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Why The Weeknd is Boycotting the 2021 Grammys: Snub Controversy Explained
In 2020, The Weeknd‘s album After Hours became the first record since Drake’s Scorpion (2018) to spend four consecutive weeks at the top of the Billboard 200. That was only the beginning. The album’s singles continued to dominate the charts, specifically “Blinding Lights,” which became a viral sensation.
After a year like that, The Weeknd seemed primed to be a top contender at this year’s Grammys, where, in the past, he’s been nominated 10 times but only taken home three trophies (none of the wins have been in major categories). This, by all known logic, should have been The Weeknd’s year at the Grammys.
But logic doesn’t exist when it comes to the Grammys, where winners are chosen by a shadowy process of industry insiders. As we’ve come to expect, the Recording Academy released a largely baffling, disappointing, and downright infuriating list of Grammy nominees in November. And, by all accounts, the biggest snub was that The Weeknd’s name didn’t appear on that list once.
Shortly after the nominations were announced late last year, The Weeknd tweeted, “The Grammys remain corrupt. You owe me, my fans and the industry transparency…”
Then, days before 2021 ceremony, The Weeknd told the New York Times in a statement that he would no longer be participating in the annual ceremony: “Because of the secret committees, I will no longer allow my label to submit my music to the Grammys,” he said.
It’s a powerful condemnation of an organization that is supposed to award music’s highest honors. The Weeknd’s statement echoes the same complaints that Jay-Z, Rihanna, Frank Ocean, Drake, and many others have made for decades.
And despite the long history of music’s biggest names talking shit about the archaic and out of touch Recording Academy, nothing ever changes. Historically, the Grammys have been slow to spot trends in music, have seemingly awarded popularity over quality, and are laughably out of touch with modern tastes.
By ignoring The Weeknd, The Grammys got everything hilariously wrong—shutting out an album that was at once critically acclaimed and commercially dominant. So what happened?
Following The Weeknd’s tweet in November, Variety reported on a strange conflict that was brewing behind the scenes:
In a related development, a source close to the situation tells Variety that the Grammys and The Weeknd’s team were at odds over him playing both the January 31 Grammy ceremony and the Super Bowl halftime show, which occurs a week later. While the negotiations grew prolonged and contentious, eventually it was agreed that he would play both events — only for the situation to become moot once the nominations were announced and he was shockingly shut out.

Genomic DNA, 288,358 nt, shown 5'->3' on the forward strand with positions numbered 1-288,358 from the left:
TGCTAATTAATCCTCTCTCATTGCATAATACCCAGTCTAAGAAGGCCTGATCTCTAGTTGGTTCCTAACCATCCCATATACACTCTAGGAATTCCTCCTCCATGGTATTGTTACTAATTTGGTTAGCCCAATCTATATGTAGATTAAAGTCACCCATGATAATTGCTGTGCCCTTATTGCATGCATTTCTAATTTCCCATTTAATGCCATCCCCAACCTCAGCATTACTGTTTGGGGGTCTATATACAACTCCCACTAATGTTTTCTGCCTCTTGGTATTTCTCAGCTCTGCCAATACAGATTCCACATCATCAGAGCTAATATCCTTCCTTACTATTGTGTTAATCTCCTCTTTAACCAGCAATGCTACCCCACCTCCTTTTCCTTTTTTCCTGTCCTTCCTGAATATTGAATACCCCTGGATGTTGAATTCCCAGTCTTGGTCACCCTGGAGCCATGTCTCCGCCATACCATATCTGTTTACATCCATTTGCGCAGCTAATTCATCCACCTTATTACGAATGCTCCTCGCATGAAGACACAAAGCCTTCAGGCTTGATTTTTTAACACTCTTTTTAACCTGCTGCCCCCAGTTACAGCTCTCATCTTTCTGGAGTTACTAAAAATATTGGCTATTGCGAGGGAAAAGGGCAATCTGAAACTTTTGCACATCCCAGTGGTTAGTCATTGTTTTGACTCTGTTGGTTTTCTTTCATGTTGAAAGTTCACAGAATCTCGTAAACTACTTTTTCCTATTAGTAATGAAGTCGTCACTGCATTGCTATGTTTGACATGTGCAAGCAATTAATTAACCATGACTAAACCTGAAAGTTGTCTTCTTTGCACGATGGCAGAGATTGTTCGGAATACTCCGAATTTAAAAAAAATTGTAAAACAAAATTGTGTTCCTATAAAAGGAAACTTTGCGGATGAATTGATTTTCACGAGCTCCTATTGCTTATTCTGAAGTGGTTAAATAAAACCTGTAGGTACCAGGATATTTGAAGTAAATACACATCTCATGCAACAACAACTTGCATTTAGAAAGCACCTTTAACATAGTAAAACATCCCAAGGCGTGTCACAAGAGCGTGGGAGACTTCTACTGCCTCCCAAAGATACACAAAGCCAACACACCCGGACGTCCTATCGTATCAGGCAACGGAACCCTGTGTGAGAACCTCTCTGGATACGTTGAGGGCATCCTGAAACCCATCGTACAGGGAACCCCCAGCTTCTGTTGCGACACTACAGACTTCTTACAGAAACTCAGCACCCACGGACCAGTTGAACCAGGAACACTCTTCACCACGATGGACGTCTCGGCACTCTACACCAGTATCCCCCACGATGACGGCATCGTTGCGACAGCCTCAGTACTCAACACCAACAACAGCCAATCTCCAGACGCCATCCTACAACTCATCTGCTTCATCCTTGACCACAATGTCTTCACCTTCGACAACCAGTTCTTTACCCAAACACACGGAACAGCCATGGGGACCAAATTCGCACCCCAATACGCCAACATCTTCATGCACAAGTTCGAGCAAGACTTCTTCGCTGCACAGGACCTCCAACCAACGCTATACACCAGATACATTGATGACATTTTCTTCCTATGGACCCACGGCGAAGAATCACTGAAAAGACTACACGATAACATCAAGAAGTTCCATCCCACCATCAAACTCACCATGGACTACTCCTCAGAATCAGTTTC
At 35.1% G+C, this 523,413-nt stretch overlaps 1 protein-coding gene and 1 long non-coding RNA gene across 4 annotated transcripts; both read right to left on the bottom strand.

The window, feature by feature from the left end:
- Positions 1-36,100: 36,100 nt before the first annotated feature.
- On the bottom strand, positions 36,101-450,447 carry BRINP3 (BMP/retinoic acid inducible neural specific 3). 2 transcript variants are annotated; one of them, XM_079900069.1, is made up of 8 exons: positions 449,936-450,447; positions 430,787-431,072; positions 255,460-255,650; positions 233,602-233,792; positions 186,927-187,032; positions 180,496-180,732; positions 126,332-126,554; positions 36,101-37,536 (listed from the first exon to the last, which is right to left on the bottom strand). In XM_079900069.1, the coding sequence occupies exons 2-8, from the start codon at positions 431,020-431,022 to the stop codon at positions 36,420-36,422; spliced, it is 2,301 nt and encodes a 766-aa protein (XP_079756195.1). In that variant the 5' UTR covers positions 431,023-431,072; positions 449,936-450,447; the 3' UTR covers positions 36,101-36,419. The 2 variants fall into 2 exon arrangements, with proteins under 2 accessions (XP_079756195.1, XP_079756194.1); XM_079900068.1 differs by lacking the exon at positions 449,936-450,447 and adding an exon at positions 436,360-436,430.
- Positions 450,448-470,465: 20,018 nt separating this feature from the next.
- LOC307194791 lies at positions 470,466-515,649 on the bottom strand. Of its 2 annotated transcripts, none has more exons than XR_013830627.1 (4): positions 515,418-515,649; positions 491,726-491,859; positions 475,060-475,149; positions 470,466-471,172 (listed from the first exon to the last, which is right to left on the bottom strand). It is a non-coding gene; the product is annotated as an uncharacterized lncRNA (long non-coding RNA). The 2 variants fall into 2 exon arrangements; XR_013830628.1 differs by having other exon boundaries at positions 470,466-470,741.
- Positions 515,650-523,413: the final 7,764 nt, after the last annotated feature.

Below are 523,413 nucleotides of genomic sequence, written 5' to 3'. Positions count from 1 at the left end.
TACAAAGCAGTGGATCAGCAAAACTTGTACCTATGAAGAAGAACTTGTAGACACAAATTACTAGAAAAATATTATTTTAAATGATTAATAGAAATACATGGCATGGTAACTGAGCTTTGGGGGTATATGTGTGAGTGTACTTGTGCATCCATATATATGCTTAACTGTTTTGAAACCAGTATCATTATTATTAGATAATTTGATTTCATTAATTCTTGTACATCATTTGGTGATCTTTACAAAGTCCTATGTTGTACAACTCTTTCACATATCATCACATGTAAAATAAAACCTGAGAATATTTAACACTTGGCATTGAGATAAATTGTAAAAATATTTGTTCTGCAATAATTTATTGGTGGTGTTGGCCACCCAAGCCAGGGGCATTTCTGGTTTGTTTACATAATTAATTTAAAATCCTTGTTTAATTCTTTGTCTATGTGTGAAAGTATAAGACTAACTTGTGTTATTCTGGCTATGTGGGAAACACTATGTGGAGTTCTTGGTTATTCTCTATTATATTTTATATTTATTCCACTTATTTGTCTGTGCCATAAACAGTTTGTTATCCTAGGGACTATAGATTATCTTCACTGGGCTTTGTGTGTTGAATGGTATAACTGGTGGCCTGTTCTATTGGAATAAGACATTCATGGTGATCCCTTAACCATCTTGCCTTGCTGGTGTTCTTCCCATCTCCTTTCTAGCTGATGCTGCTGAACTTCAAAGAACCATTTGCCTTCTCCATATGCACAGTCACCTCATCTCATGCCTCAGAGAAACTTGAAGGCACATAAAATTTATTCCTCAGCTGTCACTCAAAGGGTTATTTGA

It’s a really bad look. But interim Recording Academy president/CEO Harvey Mason, jr. said in November that the clash over the performances had nothing to do with The Weeknd’s snub. In an interview with Variety last year, Mason Jr. responded to The Weeknd calling the Recording Academy corrupt:
“I don’t think [the Weeknd’s omission calls the nominations] process into question, honestly,” he said. “The process is there so we can continue to monitor excellence. I was in the ‘core room’ this year [which decides the main categories] and I observed, and the people in it are music professionals, at the top of their craft in songwriting and producing and there are a lot of artists. And they were critically listening to every song that came across their desks — or virtual desks — so I don’t think it shows a flaw in the process. It’s a long, arduous process and people take pride in it. The people in that room care: there are no agendas in there, there’s no ‘let’s snub this person’ or that person. It’s about, ‘Let’s try and find excellence.’”
It’s worth pointing out here that Mason is interim president/CEO following accusations made by ousted Recording Academy chief executive Deb Dugan last year. In a lengthy complaint she described the biased nomination processes where secret committees and board members “push forward artists with whom they have relationships.”
As I noted before, The Weeknd’s After Hours was the biggest album since Drake’s Scorpion. Well, Scorpion was nominated for a number of Grammys at the 2019 ceremony where it only took home one—the award for Best Rap Song. Drake said this during his speech:
“This is a business where sometimes it’s up to a bunch of people who might not understand what a mixed race kid from Canada has to say or a fly Spanish girl from New York or anybody else, or a brother from Houston right there, my brother Travis [Scott]. But my point is you’ve already won if you have people singing your songs word for word, if you’re a hero in your hometown. Look, if there’s people who have regular jobs who are coming out in the rain, in the snow, spending their hard earned money to buy tickets to come to your shows, you don’t need this right here. I promise you, you already won.”
The broadcast cut to commercial before he finished speaking.
The Weeknd’s tweet makes so eloquently clear that something is seriously wrong with The Grammys. And unless they make significant changes to their nomination and voting process—this institution will continue to rapidly fade into obscurity.
Matt is the Culture Editor at Esquire where he covers music, movies, books, and TV—with an emphasis on all things Star Wars, Marvel, and Game of Thrones.
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